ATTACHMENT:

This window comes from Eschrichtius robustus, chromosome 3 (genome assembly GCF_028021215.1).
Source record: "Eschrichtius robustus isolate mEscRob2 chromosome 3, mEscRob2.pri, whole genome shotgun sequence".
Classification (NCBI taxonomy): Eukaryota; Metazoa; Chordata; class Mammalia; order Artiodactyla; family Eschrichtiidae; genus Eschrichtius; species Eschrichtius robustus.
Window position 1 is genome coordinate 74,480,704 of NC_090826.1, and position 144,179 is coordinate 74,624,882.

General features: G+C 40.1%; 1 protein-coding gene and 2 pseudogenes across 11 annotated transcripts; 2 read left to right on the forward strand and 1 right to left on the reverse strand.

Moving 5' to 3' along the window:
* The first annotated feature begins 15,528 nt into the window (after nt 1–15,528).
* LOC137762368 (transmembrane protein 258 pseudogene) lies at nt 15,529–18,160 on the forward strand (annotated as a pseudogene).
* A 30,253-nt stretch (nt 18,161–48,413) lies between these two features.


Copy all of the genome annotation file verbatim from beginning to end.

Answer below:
This window comes from Eschrichtius robustus, chromosome 3 (genome assembly GCF_028021215.1).
Source record: "Eschrichtius robustus isolate mEscRob2 chromosome 3, mEscRob2.pri, whole genome shotgun sequence".
Classification (NCBI taxonomy): Eukaryota; Metazoa; Chordata; class Mammalia; order Artiodactyla; family Eschrichtiidae; genus Eschrichtius; species Eschrichtius robustus.
Window position 1 is genome coordinate 74,480,704 of NC_090826.1, and position 144,179 is coordinate 74,624,882.

General features: G+C 40.1%; 1 protein-coding gene and 2 pseudogenes across 11 annotated transcripts; 2 read left to right on the forward strand and 1 right to left on the reverse strand.

Moving 5' to 3' along the window:
* The first annotated feature begins 15,528 nt into the window (after nt 1–15,528).
* LOC137762368 (transmembrane protein 258 pseudogene) lies at nt 15,529–18,160 on the forward strand (annotated as a pseudogene).
* A 30,253-nt stretch (nt 18,161–48,413) lies between these two features.